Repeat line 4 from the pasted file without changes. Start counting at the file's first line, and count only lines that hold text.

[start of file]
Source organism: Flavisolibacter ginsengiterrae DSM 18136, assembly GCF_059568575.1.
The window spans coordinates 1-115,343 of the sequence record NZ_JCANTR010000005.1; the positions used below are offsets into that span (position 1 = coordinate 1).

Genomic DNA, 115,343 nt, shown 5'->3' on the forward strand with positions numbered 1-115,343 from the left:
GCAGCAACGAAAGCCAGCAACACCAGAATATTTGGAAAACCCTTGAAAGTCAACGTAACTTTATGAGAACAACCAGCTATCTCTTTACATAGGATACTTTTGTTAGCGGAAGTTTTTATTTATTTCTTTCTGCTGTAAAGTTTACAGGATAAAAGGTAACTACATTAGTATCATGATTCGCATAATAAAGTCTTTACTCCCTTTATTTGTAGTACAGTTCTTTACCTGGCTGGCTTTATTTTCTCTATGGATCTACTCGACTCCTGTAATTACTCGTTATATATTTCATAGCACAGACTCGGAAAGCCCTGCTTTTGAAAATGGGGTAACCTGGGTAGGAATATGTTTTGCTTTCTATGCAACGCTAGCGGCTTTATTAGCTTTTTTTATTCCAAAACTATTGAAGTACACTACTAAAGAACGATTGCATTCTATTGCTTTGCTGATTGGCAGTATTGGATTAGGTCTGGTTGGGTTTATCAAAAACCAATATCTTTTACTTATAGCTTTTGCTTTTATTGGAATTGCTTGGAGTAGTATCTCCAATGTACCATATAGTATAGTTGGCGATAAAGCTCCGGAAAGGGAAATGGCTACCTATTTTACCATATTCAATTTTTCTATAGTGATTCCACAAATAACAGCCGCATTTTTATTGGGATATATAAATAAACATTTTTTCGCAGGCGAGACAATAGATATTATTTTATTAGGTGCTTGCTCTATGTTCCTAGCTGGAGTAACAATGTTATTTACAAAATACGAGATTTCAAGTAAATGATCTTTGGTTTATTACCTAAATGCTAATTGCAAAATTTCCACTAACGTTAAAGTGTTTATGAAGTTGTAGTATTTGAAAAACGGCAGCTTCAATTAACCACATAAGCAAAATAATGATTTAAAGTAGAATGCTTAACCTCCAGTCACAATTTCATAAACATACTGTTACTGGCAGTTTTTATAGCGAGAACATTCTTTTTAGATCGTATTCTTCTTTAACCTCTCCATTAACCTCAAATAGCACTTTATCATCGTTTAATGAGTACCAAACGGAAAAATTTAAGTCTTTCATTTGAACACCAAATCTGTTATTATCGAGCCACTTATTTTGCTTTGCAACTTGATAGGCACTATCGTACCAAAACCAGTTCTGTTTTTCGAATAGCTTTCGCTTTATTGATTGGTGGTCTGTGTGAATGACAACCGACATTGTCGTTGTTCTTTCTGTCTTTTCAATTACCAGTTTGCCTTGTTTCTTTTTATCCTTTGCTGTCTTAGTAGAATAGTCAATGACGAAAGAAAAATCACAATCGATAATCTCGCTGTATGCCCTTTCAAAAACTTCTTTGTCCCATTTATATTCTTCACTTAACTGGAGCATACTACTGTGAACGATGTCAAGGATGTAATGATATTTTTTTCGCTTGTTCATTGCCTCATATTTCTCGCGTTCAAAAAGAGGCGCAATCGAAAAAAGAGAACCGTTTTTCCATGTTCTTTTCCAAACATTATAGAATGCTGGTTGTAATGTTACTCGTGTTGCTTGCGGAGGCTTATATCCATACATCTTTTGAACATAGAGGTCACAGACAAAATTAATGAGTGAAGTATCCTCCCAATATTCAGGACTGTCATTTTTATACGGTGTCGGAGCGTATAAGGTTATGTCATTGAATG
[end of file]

GCAGCAACGAAAGCCAGCAACACCAGAATATTTGGAAAACCCTTGAAAGTCAACGTAACTTTATGAGAACAACCAGCTATCTCTTTACATAGGATACTTTTGTTAGCGGAAGTTTTTATTTATTTCTTTCTGCTGTAAAGTTTACAGGATAAAAGGTAACTACATTAGTATCATGATTCGCATAATAAAGTCTTTACTCCCTTTATTTGTAGTACAGTTCTTTACCTGGCTGGCTTTATTTTCTCTATGGATCTACTCGACTCCTGTAATTACTCGTTATATATTTCATAGCACAGACTCGGAAAGCCCTGCTTTTGAAAATGGGGTAACCTGGGTAGGAATATGTTTTGCTTTCTATGCAACGCTAGCGGCTTTATTAGCTTTTTTTATTCCAAAACTATTGAAGTACACTACTAAAGAACGATTGCATTCTATTGCTTTGCTGATTGGCAGTATTGGATTAGGTCTGGTTGGGTTTATCAAAAACCAATATCTTTTACTTATAGCTTTTGCTTTTATTGGAATTGCTTGGAGTAGTATCTCCAATGTACCATATAGTATAGTTGGCGATAAAGCTCCGGAAAGGGAAATGGCTACCTATTTTACCATATTCAATTTTTCTATAGTGATTCCACAAATAACAGCCGCATTTTTATTGGGATATATAAATAAACATTTTTTCGCAGGCGAGACAATAGATATTATTTTATTAGGTGCTTGCTCTATGTTCCTAGCTGGAGTAACAATGTTATTTACAAAATACGAGATTTCAAGTAAATGATCTTTGGTTTATTACCTAAATGCTAATTGCAAAATTTCCACTAACGTTAAAGTGTTTATGAAGTTGTAGTATTTGAAAAACGGCAGCTTCAATTAACCACATAAGCAAAATAATGATTTAAAGTAGAATGCTTAACCTCCAGTCACAATTTCATAAACATACTGTTACTGGCAGTTTTTATAGCGAGAACATTCTTTTTAGATCGTATTCTTCTTTAACCTCTCCATTAACCTCAAATAGCACTTTATCATCGTTTAATGAGTACCAAACGGAAAAATTTAAGTCTTTCATTTGAACACCAAATCTGTTATTATCGAGCCACTTATTTTGCTTTGCAACTTGATAGGCACTATCGTACCAAAACCAGTTCTGTTTTTCGAATAGCTTTCGCTTTATTGATTGGTGGTCTGTGTGAATGACAACCGACATTGTCGTTGTTCTTTCTGTCTTTTCAATTACCAGTTTGCCTTGTTTCTTTTTATCCTTTGCTGTCTTAGTAGAATAGTCAATGACGAAAGAAAAATCACAATCGATAATCTCGCTGTATGCCCTTTCAAAAACTTCTTTGTCCCATTTATATTCTTCACTTAACTGGAGCATACTACTGTGAACGATGTCAAGGATGTAATGATATTTTTTTCGCTTGTTCATTGCCTCATATTTCTCGCGTTCAAAAAGAGGCGCAATCGAAAAAAGAGAACCGTTTTTCCATGTTCTTTTCCAAACATTATAGAATGCTGGTTGTAATGTTACTCGTGTTGCTTGCGGAGGCTTATATCCATACATCTTTTGAACATAGAGGTCACAGACAAAATTAATGAGTGAAGTATCCTCCCAATATTCAGGACTGTCATTTTTATACGGTGTCGGAGCGTATAAGGTTATGTCATTGAATG